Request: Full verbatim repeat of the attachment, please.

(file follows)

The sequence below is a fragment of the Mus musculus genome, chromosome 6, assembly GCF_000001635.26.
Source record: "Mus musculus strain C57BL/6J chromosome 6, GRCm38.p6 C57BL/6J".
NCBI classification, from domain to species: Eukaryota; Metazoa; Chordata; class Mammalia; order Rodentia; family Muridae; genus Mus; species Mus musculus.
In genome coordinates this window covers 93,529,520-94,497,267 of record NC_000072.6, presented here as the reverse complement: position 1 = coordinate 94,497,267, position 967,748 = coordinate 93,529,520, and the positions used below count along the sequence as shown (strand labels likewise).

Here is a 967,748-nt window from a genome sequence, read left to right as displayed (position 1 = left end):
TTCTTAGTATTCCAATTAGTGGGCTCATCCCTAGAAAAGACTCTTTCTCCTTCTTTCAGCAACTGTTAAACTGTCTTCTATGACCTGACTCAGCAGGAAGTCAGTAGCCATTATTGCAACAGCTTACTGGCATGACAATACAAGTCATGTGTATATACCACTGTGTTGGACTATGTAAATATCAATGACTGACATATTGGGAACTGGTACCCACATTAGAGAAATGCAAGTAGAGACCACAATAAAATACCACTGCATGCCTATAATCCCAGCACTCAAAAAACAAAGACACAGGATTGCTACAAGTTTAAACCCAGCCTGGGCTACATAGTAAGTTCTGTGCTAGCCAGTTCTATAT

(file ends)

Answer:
The sequence below is a fragment of the Mus musculus genome, chromosome 6, assembly GCF_000001635.26.
Source record: "Mus musculus strain C57BL/6J chromosome 6, GRCm38.p6 C57BL/6J".
NCBI classification, from domain to species: Eukaryota; Metazoa; Chordata; class Mammalia; order Rodentia; family Muridae; genus Mus; species Mus musculus.
In genome coordinates this window covers 93,529,520-94,497,267 of record NC_000072.6, presented here as the reverse complement: position 1 = coordinate 94,497,267, position 967,748 = coordinate 93,529,520, and the positions used below count along the sequence as shown (strand labels likewise).

Here is a 967,748-nt window from a genome sequence, read left to right as displayed (position 1 = left end):
TTCTTAGTATTCCAATTAGTGGGCTCATCCCTAGAAAAGACTCTTTCTCCTTCTTTCAGCAACTGTTAAACTGTCTTCTATGACCTGACTCAGCAGGAAGTCAGTAGCCATTATTGCAACAGCTTACTGGCATGACAATACAAGTCATGTGTATATACCACTGTGTTGGACTATGTAAATATCAATGACTGACATATTGGGAACTGGTACCCACATTAGAGAAATGCAAGTAGAGACCACAATAAAATACCACTGCATGCCTATAATCCCAGCACTCAAAAAACAAAGACACAGGATTGCTACAAGTTTAAACCCAGCCTGGGCTACATAGTAAGTTCTGTGCTAGCCAGTTCTATAT